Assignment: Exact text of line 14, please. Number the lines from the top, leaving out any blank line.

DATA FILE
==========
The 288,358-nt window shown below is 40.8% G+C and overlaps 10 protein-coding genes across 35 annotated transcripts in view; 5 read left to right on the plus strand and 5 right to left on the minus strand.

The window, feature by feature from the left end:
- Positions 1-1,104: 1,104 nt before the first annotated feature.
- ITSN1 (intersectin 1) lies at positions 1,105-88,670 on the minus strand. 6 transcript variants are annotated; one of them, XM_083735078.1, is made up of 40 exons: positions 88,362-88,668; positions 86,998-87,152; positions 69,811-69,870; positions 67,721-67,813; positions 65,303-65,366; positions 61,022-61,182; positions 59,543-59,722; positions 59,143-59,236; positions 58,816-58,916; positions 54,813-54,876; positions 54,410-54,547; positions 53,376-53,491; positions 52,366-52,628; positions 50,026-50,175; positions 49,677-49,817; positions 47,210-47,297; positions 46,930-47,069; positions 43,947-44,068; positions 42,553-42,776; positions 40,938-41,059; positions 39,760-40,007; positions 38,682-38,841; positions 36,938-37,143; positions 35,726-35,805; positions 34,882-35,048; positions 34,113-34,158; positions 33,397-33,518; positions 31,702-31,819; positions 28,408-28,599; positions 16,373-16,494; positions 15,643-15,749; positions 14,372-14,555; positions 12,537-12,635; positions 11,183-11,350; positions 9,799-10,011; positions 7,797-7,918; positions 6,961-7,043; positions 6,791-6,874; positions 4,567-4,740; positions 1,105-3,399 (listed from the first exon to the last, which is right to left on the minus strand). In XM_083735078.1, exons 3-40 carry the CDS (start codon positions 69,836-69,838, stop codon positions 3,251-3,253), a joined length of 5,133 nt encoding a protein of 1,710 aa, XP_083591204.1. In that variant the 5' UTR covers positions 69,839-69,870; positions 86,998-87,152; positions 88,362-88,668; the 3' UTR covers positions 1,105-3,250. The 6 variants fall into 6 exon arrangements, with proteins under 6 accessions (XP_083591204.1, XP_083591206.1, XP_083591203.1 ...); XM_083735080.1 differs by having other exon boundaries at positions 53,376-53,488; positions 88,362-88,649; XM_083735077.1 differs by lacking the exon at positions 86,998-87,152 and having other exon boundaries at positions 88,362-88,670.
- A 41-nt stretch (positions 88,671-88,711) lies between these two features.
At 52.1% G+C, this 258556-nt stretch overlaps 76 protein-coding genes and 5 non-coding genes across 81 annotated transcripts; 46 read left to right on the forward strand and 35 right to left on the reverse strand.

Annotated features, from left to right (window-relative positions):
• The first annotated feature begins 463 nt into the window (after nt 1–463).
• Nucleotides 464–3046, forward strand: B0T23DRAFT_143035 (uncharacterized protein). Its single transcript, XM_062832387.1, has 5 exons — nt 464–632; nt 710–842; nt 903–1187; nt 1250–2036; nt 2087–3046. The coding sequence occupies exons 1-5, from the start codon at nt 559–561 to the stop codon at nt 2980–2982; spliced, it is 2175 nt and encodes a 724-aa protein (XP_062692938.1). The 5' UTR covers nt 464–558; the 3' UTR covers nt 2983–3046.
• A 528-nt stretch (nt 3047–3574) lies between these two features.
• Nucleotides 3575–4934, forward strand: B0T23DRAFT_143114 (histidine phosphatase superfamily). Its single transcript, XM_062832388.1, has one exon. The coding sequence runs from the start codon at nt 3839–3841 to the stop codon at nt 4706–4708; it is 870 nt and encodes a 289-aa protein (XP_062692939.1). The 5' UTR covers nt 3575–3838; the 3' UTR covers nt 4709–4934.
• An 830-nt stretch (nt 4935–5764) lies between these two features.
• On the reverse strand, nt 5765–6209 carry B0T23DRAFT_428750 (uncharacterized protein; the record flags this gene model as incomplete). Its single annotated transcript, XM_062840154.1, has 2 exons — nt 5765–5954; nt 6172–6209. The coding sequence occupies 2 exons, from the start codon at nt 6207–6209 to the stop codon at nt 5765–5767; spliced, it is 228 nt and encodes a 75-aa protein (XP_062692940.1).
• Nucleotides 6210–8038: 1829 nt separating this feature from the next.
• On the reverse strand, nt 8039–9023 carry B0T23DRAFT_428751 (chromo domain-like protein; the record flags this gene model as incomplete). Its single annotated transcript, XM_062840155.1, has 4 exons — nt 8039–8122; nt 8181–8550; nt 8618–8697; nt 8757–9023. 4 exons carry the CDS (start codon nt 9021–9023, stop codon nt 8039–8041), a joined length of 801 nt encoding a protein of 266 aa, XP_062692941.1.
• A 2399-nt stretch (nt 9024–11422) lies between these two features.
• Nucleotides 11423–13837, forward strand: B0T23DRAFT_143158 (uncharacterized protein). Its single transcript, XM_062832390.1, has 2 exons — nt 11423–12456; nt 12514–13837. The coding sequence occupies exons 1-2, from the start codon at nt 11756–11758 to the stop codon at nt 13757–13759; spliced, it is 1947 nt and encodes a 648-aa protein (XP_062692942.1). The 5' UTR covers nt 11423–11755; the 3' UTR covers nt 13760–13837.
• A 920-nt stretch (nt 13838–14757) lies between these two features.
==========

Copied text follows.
• Nucleotides 6210–8038: 1829 nt separating this feature from the next.